the religious system of the Sabians, a group, according to the Koran, entitled to Muslim religious toleration. They have been associated with the Mandeans, who claim direct descent from the followers of John the Baptist. See also astronomy.
the doctrines and beliefs of a religious movement founded in the mid-20th century by L. Ron Hubbard, especially an emphasis upon man’s immortal spirit, reincarnation, and an extrascientific method of psychotherapy (dianetics). — Scientologist, n., adj.
1. a view that religion and religious considerations should be ignored or excluded from social and political matters.
2. an ethical system asserting that moral judgments should be made without reference to religious doctrine, as reward or punishment in an afterlife. — secularist, n., adj. — secularistic, adj.
1. the tenets of the primitive religion of northern Asia, especially a belief in powerful spirits who can be influenced only by shamans in their double capacity of priest and doctor.
2. any similar religion, as among American Indians. — shamanist, n. — shamanistic, adj.
1. a philosophical system evolved by Lao-tzu and Chuang-tzu, especially its advocacy of a simple and natural life and of noninterference with the course of natural events in order to have a happy existence in harmony with the Tao.
2. a popular Chinese religion, purporting to be based on the principles of Lao-tzu, but actually an eclectic polytheism characterized by superstition, alchemy, divination, and magic. Also called Hsüan Chiao.
the doctrines or tenets of a deistic society in post-Revolutionary Paris that hoped to replace the outlawed Christian religion with a new religion based on belief in God, the immortality of the soul, and personal virtue. — theophilanthropist, n. — theophilanthropic, adj.
the doctrines and practices of a dualistic Iranian religion, especially the existence of a supreme deity, Ahura Mazda, and belief in a cosmic struggle between a spirit of good and light and a spirit of evil and darkness. Also called Zoroastrism, Zarathustrism, Mazdaism. — Zoroastrian, n., adj.
As men’s prayers are a disease of the will, so are their creeds a disease of the intellect —Ralph Waldo Emerson
As religious as any man who prays daily and hangs a rabbit’s foot on his windshield —Harry Prince
Beautiful women without religion are like flowers without perfume —Heinrich Heine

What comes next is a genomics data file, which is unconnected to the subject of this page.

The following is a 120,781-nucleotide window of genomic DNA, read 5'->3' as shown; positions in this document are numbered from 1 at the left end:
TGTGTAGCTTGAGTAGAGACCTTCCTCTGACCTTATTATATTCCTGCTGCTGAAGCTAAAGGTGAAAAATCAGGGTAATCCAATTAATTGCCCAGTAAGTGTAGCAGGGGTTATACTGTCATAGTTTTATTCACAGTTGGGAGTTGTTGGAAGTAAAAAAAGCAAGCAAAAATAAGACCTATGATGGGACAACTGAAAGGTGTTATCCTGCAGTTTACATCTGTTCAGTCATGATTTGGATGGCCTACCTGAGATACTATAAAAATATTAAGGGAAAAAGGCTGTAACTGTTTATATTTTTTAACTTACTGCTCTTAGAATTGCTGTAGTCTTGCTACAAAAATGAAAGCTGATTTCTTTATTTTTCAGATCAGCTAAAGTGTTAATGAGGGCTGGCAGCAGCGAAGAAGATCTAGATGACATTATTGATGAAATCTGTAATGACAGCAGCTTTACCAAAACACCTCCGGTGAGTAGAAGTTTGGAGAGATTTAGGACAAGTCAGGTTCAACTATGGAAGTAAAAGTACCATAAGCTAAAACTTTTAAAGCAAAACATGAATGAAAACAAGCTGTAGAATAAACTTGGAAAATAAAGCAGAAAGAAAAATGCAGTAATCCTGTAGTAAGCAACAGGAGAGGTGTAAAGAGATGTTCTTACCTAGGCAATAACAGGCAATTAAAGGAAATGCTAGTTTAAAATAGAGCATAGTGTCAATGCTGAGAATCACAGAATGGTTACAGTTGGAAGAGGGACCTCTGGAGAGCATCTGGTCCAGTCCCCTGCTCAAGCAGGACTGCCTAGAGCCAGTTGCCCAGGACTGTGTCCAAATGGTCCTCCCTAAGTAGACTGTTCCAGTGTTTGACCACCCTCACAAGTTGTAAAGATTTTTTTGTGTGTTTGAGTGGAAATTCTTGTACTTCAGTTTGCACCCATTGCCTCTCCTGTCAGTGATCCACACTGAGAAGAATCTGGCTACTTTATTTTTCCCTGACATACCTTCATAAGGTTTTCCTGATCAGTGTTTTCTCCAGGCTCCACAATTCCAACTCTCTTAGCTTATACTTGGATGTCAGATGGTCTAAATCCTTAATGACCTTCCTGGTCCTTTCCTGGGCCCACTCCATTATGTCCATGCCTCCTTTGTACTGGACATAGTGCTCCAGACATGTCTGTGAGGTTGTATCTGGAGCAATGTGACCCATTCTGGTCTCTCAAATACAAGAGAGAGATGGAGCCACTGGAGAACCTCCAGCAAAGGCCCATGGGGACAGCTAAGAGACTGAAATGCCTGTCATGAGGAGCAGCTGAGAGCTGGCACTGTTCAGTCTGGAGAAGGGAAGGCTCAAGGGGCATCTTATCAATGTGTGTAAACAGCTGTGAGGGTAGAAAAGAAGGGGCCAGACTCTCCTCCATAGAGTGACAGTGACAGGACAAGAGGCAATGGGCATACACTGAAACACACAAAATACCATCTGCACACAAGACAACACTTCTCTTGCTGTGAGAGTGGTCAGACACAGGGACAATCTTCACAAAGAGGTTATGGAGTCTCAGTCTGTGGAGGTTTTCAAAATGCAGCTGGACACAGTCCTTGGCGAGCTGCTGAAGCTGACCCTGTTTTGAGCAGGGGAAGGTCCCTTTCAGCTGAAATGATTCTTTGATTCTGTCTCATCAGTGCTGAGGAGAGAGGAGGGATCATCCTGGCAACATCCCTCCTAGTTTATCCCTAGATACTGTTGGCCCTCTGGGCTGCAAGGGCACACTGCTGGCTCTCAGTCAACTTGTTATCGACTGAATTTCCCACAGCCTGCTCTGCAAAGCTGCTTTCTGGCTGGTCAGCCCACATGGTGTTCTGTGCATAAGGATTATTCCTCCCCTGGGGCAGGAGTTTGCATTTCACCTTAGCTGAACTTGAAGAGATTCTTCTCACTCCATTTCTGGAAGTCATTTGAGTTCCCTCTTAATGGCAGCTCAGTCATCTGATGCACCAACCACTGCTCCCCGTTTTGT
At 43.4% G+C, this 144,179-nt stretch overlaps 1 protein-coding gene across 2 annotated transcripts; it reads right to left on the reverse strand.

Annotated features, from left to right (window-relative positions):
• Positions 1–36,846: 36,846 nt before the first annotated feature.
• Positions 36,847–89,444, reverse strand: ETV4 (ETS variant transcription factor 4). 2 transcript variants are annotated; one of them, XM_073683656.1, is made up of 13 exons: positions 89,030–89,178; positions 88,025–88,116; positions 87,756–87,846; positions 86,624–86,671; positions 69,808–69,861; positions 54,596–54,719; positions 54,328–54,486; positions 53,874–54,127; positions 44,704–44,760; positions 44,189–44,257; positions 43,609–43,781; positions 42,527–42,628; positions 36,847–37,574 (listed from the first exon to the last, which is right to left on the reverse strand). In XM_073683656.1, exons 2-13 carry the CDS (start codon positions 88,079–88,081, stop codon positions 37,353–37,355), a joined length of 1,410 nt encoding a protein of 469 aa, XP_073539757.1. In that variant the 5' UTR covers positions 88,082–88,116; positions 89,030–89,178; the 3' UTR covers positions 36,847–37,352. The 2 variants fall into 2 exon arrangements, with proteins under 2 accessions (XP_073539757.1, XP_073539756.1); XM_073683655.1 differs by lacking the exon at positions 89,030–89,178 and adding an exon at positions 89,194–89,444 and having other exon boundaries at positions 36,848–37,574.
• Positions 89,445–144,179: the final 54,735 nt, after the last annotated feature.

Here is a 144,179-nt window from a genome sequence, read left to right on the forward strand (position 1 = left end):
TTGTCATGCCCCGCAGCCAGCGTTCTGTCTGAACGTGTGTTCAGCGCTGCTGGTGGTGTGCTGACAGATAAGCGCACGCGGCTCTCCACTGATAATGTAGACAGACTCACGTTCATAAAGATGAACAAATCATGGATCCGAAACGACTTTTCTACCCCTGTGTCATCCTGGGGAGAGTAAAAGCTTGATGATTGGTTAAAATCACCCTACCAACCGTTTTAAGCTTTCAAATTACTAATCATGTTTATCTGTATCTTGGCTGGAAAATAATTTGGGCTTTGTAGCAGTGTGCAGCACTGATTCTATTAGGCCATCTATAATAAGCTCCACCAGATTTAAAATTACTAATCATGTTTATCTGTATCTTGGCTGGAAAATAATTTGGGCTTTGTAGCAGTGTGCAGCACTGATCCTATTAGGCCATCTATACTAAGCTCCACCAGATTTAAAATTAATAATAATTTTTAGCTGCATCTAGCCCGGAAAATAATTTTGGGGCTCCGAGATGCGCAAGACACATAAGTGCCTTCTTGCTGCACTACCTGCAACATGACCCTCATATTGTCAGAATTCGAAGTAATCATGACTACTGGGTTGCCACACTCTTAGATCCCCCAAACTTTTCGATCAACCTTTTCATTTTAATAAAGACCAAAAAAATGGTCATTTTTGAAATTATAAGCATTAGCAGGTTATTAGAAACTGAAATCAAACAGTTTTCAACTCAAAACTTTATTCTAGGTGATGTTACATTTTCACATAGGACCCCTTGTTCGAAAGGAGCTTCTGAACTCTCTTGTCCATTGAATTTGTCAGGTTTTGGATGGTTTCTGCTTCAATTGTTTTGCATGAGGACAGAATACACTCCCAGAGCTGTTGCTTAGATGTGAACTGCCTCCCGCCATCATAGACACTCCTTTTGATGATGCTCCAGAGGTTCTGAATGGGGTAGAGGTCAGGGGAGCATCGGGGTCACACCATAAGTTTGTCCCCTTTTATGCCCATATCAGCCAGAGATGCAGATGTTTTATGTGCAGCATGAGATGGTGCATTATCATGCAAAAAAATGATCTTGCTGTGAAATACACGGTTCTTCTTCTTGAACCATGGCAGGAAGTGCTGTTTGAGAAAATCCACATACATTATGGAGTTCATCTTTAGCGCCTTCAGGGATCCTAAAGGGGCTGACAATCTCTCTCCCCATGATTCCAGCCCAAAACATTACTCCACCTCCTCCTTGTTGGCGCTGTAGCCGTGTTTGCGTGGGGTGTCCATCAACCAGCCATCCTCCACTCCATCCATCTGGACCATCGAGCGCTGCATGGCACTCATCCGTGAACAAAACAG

Catholicism’s a little too much like the gold standard: a fixed weight of piety translatable into a fixed exchange rate of grace —Michael M. Thomas
The Christian is like the ripening corn; the riper he grows, the more lowly he bends his head —Thomas Guthrie
Christianity is like electricity. It cannot enter a person unless it can pass through —Bishop Richard C. Raines
The church is a sort of hospital for men’s souls, and as full of quackery as the hospitals for those bodies —Henry David Thoreau
A consistently godless world is like a picture without perspective —Franz Werfel
Faith … a stiffening process, a sort of mental starch, which ought to be applied as sparingly as possible —E. M. Forster
Faith is like love: it cannot be forced —Arthur Schopenhauer
Faith without works is like a bird without wings —Francis Beaumont
Folded into his religion like a razor into its case —Anon
God’s like a kid with too many toys to take care of —Sharon Sheehe Stark
People are born churchy or unchurchy, just as they are born with a tendency to arteriosclerosis, cancer or consumption —Anatole France
In religion, as in friendship, they who profess most are the least sincere —Richard Brinsley Sheridan
In religion as in politics it so happens that we have less charity for those who believe half our creed than for those who deny the whole of it —Charles Caleb Colton
Living without faith is like driving in a fog —Anon
The majority takes the creed [Calvinism] as a horse takes his collar; it slips by his ears, over his neck, he hardly knows how, but he finds himself in harness and jogs along as his fathers and forefathers before him —Oliver Wendell Holmes, Sr.
A man who writes of himself without speaking of God is like one who identifies himself without giving his address —Ben Hecht
Men’s anger about religion is as if two men should quarrel for a lady they neither of them care for —Lord Halifax
Our faith … runs as fast as feeling to embrace —William Alfred
Our faith is too often like the mercury in the weather-glass; it gets up high in fine weather; in rough weather it sinks proportionally low —Anon
Piety, like aristocracy, has its nobility —Johann Wolfgang von Goethe
Prayed like an orphan —Wendell Berry
Prayer is a force as real as terrestrial gravity —Alexis Carrel
Priestly mannerisms clung to him like the smell of candle-wax and incense —Peter Kemp
Religion is comparable to a childhood neurosis —Sigmund Freud
Religion is like love; it plays the devil with clear thinking —Rose Macaulay
Religion is like the breath of heaven; if it goes abroad in the open air, it scatters and dissolves —Jeremy Taylor
Religion, like water, may be free, but when they pipe it to you, you’ve got to help pay for the piping. And the piper —Muriel Spark
Religious as a lizard on a rock —Anon
Religious sense is like an esthetic sense. You’re born with it or you aren’t —P. D. James, New York Times Magazine, October 5, 1986
Sects and creeds of religion are like pocket compasses, good enough to point you in the direction, but the nearer the pole you get the worse they work —Josh Billings
In Billings’ phonetic dialect: “Sekts and creeds of religion are like pocket compesses, good enuff tu point you inte the right direction, but the nearer the pole yu git the wuss tha wurk.”
She fought off God like an unwelcome suitor —Nancy Evans about Emily Dickinson, “First Editions”/WNYC February 18, 1987
Some Christians are like soiled bank notes: while we acknowledge their value we wish them changed —William Lewis
Sometimes the curse of God comes like the caress of a woman’s hand, and sometimes His blessing comes like a knife in the flesh —Amos Oz
The soul united to God is like a leaf united to the tree —Ignazio Silone
They treated their God like a desk clerk with whom they lodged requests and complaints —Helen Hudson
Without dogma a religion is like a body without skeleton. It can’t stand —James G. Huneker